This thoroughly revised second edition addresses the full spectrum of cereal grain science, employing agronomic, chemical, and technological perspectives and providing new and expanded treatment of food enrichment techniques, nutritional standards, and product quality evaluation. Written by over 40 internationally respected authorities, the Handbook of Cereal Science and Technology, Second Edition discusses recent developments in the chemical composition and functionality of cereal components such as proteins, carbohydrates, and lipids; highlights newly developed special ingredients and microbiological operations in processed foods; and investigates the most up-to-date production, processing, and uses of triticale, wild rice, and other grains. The book also addresses the latest standards set by the U. Department of Agriculture, international organizations, and industry lobby groups; illustrates how new breeds of cereal grains are developed and sustained; explains new processing techniques for producing baked goods, pasta, breakfast cereals, and snack foods; and evaluates up-to-the-minute methods of fortifying foods with folic acid and other supplements. Production Processing and Utilization.
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- Packaging EndUser: Starch- and Dextrin-Based Adhesives
- Technology Of Starch Manufacture ( Applications, Properties And Compositions With Project Profiles)
- HS Code "star" Search results (97)
- US20020009532A1 - Sago fluidity starch and use thereof - Google Patents
- CFR - Code of Federal Regulations Title 21
Packaging EndUser: Starch- and Dextrin-Based AdhesivesVIDEO ON THE TOPIC: Modified Starch Process line,Modified Starch machine
Year of fee payment : 4. Effective date : Year of fee payment : 8. Year of fee payment : The present invention is directed to sago fluidity starch and the use thereof.
Such fluidity starches exhibit exceptionally fast gelling properties, high gel strengths, and exceptional elasticity. These properties allow for significantly reduced processing times, including reduced hold times. Further, the higher gel strength allows for reduced starch levels without loss of final product gel strength integrity or texture.
It is known that starch can be used to add texture to products by taking advantage of its gelling properties. For example, jelly gum confections which include such candies as gum drops, jelly beans, and fruit slices, use starch to provide their characteristic resilient, relatively firm gel and short texture.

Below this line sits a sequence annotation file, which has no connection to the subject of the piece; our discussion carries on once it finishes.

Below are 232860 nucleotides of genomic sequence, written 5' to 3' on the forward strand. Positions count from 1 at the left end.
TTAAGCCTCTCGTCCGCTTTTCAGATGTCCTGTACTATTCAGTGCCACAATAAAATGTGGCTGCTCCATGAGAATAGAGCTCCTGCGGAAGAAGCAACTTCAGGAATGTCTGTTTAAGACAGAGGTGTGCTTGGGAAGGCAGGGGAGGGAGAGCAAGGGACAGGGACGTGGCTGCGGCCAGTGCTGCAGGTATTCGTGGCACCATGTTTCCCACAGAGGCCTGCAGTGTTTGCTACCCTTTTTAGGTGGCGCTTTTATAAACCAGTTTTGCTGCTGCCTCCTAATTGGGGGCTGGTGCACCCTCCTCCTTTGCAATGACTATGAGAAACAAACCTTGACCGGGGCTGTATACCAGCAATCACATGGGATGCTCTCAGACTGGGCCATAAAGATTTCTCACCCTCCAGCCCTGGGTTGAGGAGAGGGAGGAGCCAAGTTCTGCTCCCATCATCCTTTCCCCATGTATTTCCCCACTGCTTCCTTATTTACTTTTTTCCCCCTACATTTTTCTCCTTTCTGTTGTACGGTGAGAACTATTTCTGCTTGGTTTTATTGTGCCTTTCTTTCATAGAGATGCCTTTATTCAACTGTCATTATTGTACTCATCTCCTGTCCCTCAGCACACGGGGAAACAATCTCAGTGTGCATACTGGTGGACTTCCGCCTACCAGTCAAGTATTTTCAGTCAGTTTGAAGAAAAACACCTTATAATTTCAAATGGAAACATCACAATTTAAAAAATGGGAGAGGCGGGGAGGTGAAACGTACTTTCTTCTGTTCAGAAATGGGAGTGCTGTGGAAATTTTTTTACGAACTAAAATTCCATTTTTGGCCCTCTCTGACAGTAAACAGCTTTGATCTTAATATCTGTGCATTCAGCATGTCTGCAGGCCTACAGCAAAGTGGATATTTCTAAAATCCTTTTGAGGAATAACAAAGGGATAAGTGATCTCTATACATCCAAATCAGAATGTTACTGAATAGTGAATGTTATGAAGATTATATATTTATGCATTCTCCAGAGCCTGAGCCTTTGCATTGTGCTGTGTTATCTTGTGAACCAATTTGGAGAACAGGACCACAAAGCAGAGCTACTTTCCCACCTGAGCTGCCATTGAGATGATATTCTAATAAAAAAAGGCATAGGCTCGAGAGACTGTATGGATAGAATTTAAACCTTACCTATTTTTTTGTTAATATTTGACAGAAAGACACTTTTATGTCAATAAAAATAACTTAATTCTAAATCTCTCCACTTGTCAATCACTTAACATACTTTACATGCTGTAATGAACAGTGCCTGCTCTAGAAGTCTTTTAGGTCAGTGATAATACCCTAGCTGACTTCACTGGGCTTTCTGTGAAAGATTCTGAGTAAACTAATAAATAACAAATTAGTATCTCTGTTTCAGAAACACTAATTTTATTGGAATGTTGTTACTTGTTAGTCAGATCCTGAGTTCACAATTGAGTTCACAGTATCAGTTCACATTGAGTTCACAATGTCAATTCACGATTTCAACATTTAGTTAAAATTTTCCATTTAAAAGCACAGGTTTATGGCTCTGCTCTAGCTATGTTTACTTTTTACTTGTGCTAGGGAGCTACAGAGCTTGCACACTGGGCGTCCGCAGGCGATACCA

Typically, such gum confections use a fluidity starch or a combination of a high amylose starch and a fluidity starch which are cooked at a moisture content above the final moisture content of the confectionery, and deposited as a thin, hot liquid into a mold generally formed of dry starch. The starch in the mold forms the confectionery pieces and serves to reduce the moisture content of the confectionery to the level of the end product.
This starch mold casting process has the disadvantage of long processing time in order to obtain gel strength integrity sufficient for handling and packaging as well as a desirable product texture. Surprisingly, it has now been discovered that sago fluidity starches exhibit exceptionally fast gelling properties, unexpectedly high gel strengths, and exceptional elasticity.
The base material may be modified, either chemically or physically, using techniques known in the art. The modification may be to the base or the converted sago starch, though typically the modification is carried out prior to conversion.
Chemically modified starches are intended to include, without limitation, crosslinked starches, acetylated and organically esterified starches, hydroxyethylated and hydroxypropylated starches, phosphorylated and inorganically esterified starches, cationic, anionic, nonionic, and zwitterionic starches, and succinate and substituted succinate derivatives of starch.
Such modifications are known in the art, for example in  Modified Starches: Properties and Uses, Ed. Physically modified starches is also intended to include fractionated starches in which there is a higher proportion of amylose.